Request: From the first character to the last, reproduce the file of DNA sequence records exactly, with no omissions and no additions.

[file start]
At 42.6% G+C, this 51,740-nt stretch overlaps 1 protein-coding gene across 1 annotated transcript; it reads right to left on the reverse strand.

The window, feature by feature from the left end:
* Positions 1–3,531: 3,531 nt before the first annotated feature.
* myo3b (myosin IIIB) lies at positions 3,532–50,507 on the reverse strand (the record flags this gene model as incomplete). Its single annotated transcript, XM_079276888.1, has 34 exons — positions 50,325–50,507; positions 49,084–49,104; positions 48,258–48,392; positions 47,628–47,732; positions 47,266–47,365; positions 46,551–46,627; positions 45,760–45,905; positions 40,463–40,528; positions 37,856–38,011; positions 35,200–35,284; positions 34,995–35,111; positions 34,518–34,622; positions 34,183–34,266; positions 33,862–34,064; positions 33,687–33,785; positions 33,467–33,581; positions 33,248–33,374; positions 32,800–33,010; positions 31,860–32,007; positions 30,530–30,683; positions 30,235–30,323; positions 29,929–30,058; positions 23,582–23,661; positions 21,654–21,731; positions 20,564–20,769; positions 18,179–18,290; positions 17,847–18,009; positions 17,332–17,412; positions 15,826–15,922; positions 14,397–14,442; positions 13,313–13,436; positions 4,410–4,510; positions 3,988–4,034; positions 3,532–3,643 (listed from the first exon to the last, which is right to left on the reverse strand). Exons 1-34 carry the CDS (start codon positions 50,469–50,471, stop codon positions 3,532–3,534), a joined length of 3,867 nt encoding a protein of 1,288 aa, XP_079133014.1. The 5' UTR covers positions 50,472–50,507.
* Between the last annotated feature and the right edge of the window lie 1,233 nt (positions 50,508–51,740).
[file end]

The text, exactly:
At 42.6% G+C, this 51,740-nt stretch overlaps 1 protein-coding gene across 1 annotated transcript; it reads right to left on the reverse strand.

The window, feature by feature from the left end:
* Positions 1–3,531: 3,531 nt before the first annotated feature.
* myo3b (myosin IIIB) lies at positions 3,532–50,507 on the reverse strand (the record flags this gene model as incomplete). Its single annotated transcript, XM_079276888.1, has 34 exons — positions 50,325–50,507; positions 49,084–49,104; positions 48,258–48,392; positions 47,628–47,732; positions 47,266–47,365; positions 46,551–46,627; positions 45,760–45,905; positions 40,463–40,528; positions 37,856–38,011; positions 35,200–35,284; positions 34,995–35,111; positions 34,518–34,622; positions 34,183–34,266; positions 33,862–34,064; positions 33,687–33,785; positions 33,467–33,581; positions 33,248–33,374; positions 32,800–33,010; positions 31,860–32,007; positions 30,530–30,683; positions 30,235–30,323; positions 29,929–30,058; positions 23,582–23,661; positions 21,654–21,731; positions 20,564–20,769; positions 18,179–18,290; positions 17,847–18,009; positions 17,332–17,412; positions 15,826–15,922; positions 14,397–14,442; positions 13,313–13,436; positions 4,410–4,510; positions 3,988–4,034; positions 3,532–3,643 (listed from the first exon to the last, which is right to left on the reverse strand). Exons 1-34 carry the CDS (start codon positions 50,469–50,471, stop codon positions 3,532–3,534), a joined length of 3,867 nt encoding a protein of 1,288 aa, XP_079133014.1. The 5' UTR covers positions 50,472–50,507.
* Between the last annotated feature and the right edge of the window lie 1,233 nt (positions 50,508–51,740).